As political and economic history, it is a strong text. But it is also a conventional text, recapping the debates from a fractured historiography. Christoph Klessmann has argued persuasively that, a decade after reunification, "the continuing post-war history demands a new set of questions." Klessmann's formulation, that historians ought to focus on the Abgrenzung und Verflechtung (separation and interconnection) between the two states offers a more insightful way into the history of Germany divided. Though Williamson does treat the two Germanys together in the first three chapters, the bulk of this is given over to discussions of high politics and economic policy. Perhaps it is too much to ask of a synthetic text to ask new questions, but the results seem incomplete and unsatisfying. In particular, the focus on elites and policy omits a number of the most important strains of current research in the field: Alltagsgeschichte, the history of consumption, and gender history to name a few. Given the outpouring of new work on postwar Germany in the past decade, particularly in the fields of social and cultural history, there are a number of significant omissions.
Despite these criticisms, Williamson's volume is a valuable addition to a field in desperate need of usable and useful textbooks. One would hope that he would continue this series and produce a follow-up text that would take the story forward to at least reunification. In summary, the hybrid nature of these two textbooks offers much to instructors, presenting a readable narrative, an outline of major debates, and a good selection of primary documents. If you agree with Williamson that students are best served by a firm grounding in political and economic history, these texts have much to offer. If, on the other hand, you are more interested in introducing your students to social, cultural, and gender history, your needs might be best met elsewhere.
. Williamson makes the reasonable argument that students need to know the political and economic to fully appreciate the complexities of culture in his response to a review of Germany from Defeat to Partition 1945-1963 by Pertti Ahonen for the Institute for Historical Research's Reviews in History series, <http://www.ihrinfo.ac.uk/reviews/paper/williamsonDG.html>, March 2002.
. For an excellent introduction to the debates about "victims" and "perpetrators" see David F. Crew, ed., Nazism and German Society, 1933-1945 (New York: Routledge, 1994).
. See, for example, Robert Gellately's provocative Backing Hitler: Consent and Coercion in Nazi Germany (Oxford: Oxford University Press, 2002). The recent research on denunciations also clearly points to the role of ordinary Germans in making National Socialism possible: Gerhard Paul, Klaus-Michael Mallmann, and Peter Steinbach, Die Gestapo: Mythos und Realitaet (Darmstadt: Wissenschaftliche Buchgesellschaft, 1995); and Robert Gellately, The Gestapo and German Society: Enforcing Racial Policy, 1933-1945 (Oxford and New York: Oxford University Press, 1990).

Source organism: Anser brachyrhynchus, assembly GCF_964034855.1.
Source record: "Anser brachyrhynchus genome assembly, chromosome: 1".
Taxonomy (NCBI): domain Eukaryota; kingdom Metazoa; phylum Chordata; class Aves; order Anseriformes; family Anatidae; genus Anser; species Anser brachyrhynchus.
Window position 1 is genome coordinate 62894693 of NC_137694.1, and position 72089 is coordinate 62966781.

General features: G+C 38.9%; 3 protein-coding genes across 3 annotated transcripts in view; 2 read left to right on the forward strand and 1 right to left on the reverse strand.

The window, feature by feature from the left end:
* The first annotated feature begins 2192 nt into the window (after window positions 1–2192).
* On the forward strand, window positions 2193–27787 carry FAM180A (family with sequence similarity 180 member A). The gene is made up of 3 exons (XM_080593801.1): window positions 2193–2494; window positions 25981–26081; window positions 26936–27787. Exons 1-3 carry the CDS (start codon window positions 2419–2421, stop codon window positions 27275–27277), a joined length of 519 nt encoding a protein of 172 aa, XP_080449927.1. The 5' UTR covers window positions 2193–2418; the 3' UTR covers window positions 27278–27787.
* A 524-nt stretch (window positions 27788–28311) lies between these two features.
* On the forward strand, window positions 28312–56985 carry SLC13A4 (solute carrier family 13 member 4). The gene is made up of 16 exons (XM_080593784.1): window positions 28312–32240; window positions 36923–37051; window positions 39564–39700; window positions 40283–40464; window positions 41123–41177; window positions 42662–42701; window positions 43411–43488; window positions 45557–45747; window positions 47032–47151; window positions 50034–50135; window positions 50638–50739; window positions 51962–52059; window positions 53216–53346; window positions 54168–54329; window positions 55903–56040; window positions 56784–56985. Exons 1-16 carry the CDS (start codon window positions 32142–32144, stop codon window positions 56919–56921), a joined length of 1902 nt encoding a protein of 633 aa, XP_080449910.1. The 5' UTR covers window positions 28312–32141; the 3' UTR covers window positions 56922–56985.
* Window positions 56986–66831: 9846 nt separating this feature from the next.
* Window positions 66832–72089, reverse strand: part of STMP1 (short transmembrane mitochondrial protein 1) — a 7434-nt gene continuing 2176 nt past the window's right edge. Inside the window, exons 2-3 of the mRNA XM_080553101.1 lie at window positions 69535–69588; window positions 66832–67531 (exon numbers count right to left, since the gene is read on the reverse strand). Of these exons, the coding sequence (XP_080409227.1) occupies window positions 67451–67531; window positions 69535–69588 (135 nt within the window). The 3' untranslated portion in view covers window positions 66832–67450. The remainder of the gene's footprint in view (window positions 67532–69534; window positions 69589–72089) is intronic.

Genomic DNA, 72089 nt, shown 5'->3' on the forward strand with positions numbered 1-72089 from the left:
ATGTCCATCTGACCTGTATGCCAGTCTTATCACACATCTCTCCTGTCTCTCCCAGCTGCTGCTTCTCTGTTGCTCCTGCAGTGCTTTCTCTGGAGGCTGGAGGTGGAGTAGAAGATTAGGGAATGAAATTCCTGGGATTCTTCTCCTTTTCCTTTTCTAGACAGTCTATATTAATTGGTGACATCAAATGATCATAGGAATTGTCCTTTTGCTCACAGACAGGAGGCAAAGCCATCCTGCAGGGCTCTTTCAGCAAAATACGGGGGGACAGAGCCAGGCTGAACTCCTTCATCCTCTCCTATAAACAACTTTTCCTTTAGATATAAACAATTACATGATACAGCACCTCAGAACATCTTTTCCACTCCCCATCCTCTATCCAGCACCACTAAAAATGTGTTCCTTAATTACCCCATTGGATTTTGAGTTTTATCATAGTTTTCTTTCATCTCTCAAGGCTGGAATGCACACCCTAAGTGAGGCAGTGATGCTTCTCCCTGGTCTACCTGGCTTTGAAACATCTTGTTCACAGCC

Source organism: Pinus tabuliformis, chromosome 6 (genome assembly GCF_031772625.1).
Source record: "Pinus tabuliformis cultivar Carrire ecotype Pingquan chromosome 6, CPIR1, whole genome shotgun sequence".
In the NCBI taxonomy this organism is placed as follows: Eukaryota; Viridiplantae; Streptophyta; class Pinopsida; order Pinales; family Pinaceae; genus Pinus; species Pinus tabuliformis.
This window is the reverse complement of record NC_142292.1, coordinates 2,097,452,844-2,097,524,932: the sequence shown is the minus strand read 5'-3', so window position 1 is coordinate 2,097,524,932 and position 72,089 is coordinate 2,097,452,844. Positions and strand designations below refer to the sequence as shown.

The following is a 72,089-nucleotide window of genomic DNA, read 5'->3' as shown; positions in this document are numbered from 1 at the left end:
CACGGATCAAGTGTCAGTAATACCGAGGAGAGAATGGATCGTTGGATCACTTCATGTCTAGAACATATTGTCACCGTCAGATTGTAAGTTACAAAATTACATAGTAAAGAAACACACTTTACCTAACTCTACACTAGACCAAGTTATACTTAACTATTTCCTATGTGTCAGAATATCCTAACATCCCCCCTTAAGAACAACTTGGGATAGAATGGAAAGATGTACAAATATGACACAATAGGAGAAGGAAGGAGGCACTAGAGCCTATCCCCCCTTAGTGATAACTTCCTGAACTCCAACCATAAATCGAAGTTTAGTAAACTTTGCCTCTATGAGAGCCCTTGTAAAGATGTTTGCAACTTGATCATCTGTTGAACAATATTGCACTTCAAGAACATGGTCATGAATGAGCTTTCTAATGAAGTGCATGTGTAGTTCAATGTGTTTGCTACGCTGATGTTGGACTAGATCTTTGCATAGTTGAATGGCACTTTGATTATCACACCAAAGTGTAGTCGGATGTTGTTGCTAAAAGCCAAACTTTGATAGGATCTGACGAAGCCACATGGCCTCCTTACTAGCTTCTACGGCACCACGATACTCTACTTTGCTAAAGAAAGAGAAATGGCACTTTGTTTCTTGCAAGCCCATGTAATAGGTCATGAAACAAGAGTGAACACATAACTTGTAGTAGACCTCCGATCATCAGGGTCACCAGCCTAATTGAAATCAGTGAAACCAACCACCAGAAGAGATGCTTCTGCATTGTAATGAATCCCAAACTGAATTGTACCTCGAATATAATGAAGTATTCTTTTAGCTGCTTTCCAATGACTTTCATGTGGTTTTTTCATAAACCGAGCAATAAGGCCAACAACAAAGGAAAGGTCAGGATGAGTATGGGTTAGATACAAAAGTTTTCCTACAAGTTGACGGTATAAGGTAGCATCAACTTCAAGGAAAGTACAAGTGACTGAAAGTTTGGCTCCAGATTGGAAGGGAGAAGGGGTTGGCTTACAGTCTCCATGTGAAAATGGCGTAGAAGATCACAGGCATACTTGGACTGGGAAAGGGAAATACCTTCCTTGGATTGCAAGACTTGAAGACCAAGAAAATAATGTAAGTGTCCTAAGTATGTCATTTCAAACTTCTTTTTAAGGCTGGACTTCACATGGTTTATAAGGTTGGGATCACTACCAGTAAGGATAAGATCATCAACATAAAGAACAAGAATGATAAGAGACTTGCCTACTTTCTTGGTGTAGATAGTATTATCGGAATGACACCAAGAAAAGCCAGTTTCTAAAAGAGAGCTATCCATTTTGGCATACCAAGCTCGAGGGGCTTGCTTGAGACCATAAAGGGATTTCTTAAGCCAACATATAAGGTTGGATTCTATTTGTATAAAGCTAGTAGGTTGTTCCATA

. Among the few choices are Lothar Kettenacher, Germany since 1945 (Oxford and New York: Oxford University Press, 1997); and Mary Fullbrook, Interpretations of the Two Germanies, 2nd ed. (London: Palgrave McMillian and New York: St. Martin's Press, 1990).
. Christoph Klessmann, introduction to The Divided Past: Rewriting Post-War German History, ed. Christoph Klessmann (Oxford and New York: Berg, 2001), p. 2.
. See for example: Alf Luedtke and Peter Becker, eds., Akten, Eingaben, Schaufenster: die DDR und ihre Texte: Erkundungen zu Herrschaft und Alltag (Berlin: Akademie Verlag, 1997); Axel Schildt, Moderne Zeiten: Freizeit, Massenmedien und "Zeitgeist" in der Bundesrepublik der 50er Jahre (Hamburg: Christians, 1995); Robert Moeller, Protecting Motherhood: Women and the Family in the Politics of Postwar West Germany (Berkeley: University of California Press, 1993); Erica Carter, How German is She? Postwar West German Reconstruction and the Consuming Woman (Ann Arbor: University of Michigan Press, 1997); Michael Wildt, Der Traum vom Stattwerden: Hunger und Protest, Schwartzmarket und Selbsthilfe (Hamburg, VSA Verlag, 1986) and Am Beginn der "Konsumgesellschaft": Mangelerfahrung, Lebenshaltung, Wohlstandshoffnung in Westdeutschland in den fuenfziger Jahren (Hamburg: Ergebnisse Verlag, 1994); Ina Merkel, Utopie und Beduerfnis: Die Geschichte der Konsumkultur in der DDR (Koeln: Boehlau Verlag, 1999); Aldeheid von Saldern and Inge Marssolek, eds., Radio in der DDR der fuenfziger Jahre: Zwischen Lenkung und Ablenkung (Tuebingen: Edition Diskord, 1998); Lutz Niethammer, Dorothee Wierling, and Alexander von Plato, Die volkseigene Erfahrung: eine Archaeologie des Lebens in der Industrieprovinz der DDR: 30 biographische Eroeffnungen (Berlin: Rowohlt, 1990); Elizabeth Heineman, "The Hour of the Woman: Memories of Gemany's 'Crisis Years' and West German National Identity" American Historical Review 101(1996): pp. 354-395; Heide Fehrenbach, Cinema in Democratizing Germany: Reconstructing National Identity after Hitler (Chapel Hill: University of North Carolina Press, 1995).
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Robert Stephens. Review of Williamson, D. G., The Third Reich and
Williamson, David G., Germany from Defeat to Partition, 1945-1963.